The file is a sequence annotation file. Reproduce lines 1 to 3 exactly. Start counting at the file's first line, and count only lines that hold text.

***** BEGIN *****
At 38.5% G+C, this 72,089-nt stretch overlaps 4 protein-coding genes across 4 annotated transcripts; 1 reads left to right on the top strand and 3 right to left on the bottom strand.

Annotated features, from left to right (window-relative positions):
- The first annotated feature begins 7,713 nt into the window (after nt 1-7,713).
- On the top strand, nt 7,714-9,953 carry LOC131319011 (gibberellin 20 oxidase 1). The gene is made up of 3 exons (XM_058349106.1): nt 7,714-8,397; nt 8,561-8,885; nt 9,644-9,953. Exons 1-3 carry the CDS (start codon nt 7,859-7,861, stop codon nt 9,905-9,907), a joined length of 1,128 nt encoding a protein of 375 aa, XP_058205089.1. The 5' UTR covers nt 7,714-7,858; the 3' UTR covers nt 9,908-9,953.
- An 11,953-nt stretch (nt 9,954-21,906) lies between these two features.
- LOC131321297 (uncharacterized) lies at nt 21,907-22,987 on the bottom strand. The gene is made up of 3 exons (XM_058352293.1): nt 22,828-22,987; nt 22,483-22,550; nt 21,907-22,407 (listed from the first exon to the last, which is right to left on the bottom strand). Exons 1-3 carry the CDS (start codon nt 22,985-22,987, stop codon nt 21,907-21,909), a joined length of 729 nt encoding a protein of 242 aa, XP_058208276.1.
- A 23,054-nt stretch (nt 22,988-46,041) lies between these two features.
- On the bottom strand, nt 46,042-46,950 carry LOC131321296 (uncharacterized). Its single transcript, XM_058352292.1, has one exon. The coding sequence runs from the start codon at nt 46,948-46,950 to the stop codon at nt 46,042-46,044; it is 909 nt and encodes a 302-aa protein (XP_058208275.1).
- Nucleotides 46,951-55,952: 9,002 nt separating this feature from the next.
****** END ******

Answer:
At 38.5% G+C, this 72,089-nt stretch overlaps 4 protein-coding genes across 4 annotated transcripts; 1 reads left to right on the top strand and 3 right to left on the bottom strand.

Annotated features, from left to right (window-relative positions):
- The first annotated feature begins 7,713 nt into the window (after nt 1-7,713).